top of page

Refining Project Prediction: Reference Class Forecasting

Exploring Reference Class Forecasting (RCF)

Reference class forecasting is a probabilistic forecasting tool to inform risk and affordability. RCF also provides insights into prioritisation of projects and resource allocations. The RCF method makes use of historical data based on a reference class of past similar projects. These similar projects are determined based on statistical similarity with the project being assessed. This is designed to deal with the optimism bias that plagues project capital cost estimations.

From a RCF perspective, the main causes of mega project risks are internal as initial underestimations are the reason for later overruns. RCF adopts an outside view which eliminates the strategic misrepresentation and psychological biases that comes with inside view estimations.

Crafting Better Estimates: The Steps of RCF

First step is to build the reference class by selecting past similar projects based on statistical similarity. More data points result in a more robust reference class, particularly because RCF is a probabilistic method. Leveraging the full distribution of historical data enhances the accuracy of estimate. With First of a Kind (FoaK) project types, where there are few projects of a similar scope, data points should be other FoaK projects. Since RCF is about the similarity of risk distribution, use proxies for similar complexity, schedules and budget.

The next step is to establish a probability distribution for the reference class.

  1. Regress the best guess from the inside view towards the mean (most likely case) of the reference class. The inside view expert’s forecast will typically see the use of QRA (Quantitative Risk Assessment).

  2. Expand estimates to the full interval of the reference class which with wider intervals due to bigger variations as RCF includes everything that happens in previously completed projects. It will also be positively skewed as projects are more prone to overruns than underruns, and overruns are typically larger than underrun. Finally, your project can be compared with the distribution and translated into a probability.

Common Misconceptions of RCF

As RCF uses data from past similar projects, one misconception is history repeating meaning that we do not want to perform as badly as the projects who did not do well. There is the fear that if we use the forecasts of the lower performing projects, our project will also do badly. This is an understandable thought however, RCF reveals the data of these types of projects and other similar projects to helps us be aware of why the projects performed the way they did so we can learn from them. From this data, we can effectively mitigate the risks and outperform the previous projects.

Another misconception is what similarities to look for when wanting to use RCF. RCF is not about the exact similarity of technology, but rather about the similarities in the risk distributions between the projects. By analysing the risk distribution of previous projects, we can investigate their budgets and schedule to see how they affected the project performance. We can overall see what sort of risks occurred in the projects so we can strength our mitigation procedures for our own projects.

RCF recommends some uplifts such as inflating our project cost and schedule time. Many of us would think these numbers would look scary to key stakeholders and indeed, high-cost numbers and potential long schedule times do not look appealing. There is a fear of our project being never approved. When feeling worried about these uplifts, remember that RCF should not be used as a standalone tool. RCF needs to be used in conjunction with other tools to ensure we are enhancing the accuracy of our predictions.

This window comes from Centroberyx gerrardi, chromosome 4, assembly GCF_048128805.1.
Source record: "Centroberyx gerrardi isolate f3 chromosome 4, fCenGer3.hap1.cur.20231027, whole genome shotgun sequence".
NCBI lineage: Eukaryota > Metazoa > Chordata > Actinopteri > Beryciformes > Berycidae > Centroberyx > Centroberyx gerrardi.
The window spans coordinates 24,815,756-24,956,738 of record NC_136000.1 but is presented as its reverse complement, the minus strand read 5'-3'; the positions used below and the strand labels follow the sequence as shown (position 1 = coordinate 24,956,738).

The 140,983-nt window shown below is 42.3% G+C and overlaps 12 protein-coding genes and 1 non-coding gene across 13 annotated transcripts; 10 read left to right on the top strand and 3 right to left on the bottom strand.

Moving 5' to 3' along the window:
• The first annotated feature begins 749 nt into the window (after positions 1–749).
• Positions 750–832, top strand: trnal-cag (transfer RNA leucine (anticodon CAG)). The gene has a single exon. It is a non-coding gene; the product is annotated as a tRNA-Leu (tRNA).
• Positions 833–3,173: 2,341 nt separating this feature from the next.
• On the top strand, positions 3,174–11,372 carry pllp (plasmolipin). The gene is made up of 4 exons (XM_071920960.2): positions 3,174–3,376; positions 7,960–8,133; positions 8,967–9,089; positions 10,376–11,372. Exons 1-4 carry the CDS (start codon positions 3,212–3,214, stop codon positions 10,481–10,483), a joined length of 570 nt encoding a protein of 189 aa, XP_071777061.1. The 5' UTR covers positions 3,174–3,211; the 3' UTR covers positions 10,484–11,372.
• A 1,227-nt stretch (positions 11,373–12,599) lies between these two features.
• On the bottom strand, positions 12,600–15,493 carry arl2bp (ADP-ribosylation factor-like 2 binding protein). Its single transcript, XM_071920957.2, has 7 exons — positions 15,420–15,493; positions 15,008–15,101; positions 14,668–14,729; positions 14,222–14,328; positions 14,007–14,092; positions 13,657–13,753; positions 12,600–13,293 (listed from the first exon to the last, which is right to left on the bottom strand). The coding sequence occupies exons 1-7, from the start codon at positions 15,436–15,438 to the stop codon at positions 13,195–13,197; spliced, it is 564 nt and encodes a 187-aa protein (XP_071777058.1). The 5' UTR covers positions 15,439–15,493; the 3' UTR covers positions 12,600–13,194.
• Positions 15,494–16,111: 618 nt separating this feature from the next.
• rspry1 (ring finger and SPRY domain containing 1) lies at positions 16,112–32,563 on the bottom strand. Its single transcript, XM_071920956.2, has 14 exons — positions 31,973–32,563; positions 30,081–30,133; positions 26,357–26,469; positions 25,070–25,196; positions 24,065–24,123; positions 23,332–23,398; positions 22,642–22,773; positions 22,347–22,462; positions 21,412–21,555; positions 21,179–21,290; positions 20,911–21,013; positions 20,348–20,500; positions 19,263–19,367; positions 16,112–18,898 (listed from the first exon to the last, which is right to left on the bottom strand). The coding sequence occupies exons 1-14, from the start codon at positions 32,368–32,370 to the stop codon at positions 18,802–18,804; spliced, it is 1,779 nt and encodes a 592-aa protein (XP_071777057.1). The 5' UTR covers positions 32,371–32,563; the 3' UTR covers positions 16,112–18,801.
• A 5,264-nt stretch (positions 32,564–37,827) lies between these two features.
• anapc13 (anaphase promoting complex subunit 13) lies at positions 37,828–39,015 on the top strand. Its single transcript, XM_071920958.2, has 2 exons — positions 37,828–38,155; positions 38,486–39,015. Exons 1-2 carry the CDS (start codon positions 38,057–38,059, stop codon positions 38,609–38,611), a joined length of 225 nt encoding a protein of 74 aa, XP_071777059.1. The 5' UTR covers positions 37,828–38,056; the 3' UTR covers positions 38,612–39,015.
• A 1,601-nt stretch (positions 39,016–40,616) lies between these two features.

Beyond Biases: Megaproject Forecasting Reality

Dr Michala Techau from Oxford Global Projects mentions that there are three main factors which could contribute to risk underestimation; technical, psychological, and political-economic biases.

Project managers need to be aware that technical and behavioural biases could influence the decision-making process in project forecasting.

An interesting clarification about economic-political bias as a factor contributing to Bent Flyvberg's Iron Law was that strategic misrepresentation is often a result of tacit culture and not from someone who wants to see the downfall of the project. Many government-related megaprojects are susceptible to strategic misrepresentation, a deliberate distortion of project costs, timelines, or benefits, rather than a mere miscalculation. This intentional skewing can stem from various factors, such as political pressures, people approvals, or personal gains, underlining the complex motivations that drive decision-makers to present overly optimistic project forecasts.

By integrating RCF, policymakers and project managers can foster more efficient project delivery through enhanced incentives. This approach also brings about a more objective foundation for decision-making, ensuring resources are distributed more efficiently. Crucially, RCF tackles the prevalent "selection effect" dilemma—where less viable projects are chosen over better ones due to superficially attractive proposals that underestimate costs and overestimate benefits.

"RCF has fundamentally changed my perspective on project management, showing me the importance of data-driven decision-making and the pitfalls of over-optimism in project planning."

Watch the video by the Association for Project Management to learn more about RCF:


Unlock the power of RCF for smarter project forecasting and management! Connect with us today to learn how historical data can drive project success. Click below to discover more and start maximizing your project outcomes!

20 views0 comments

Recent Posts

See All


bottom of page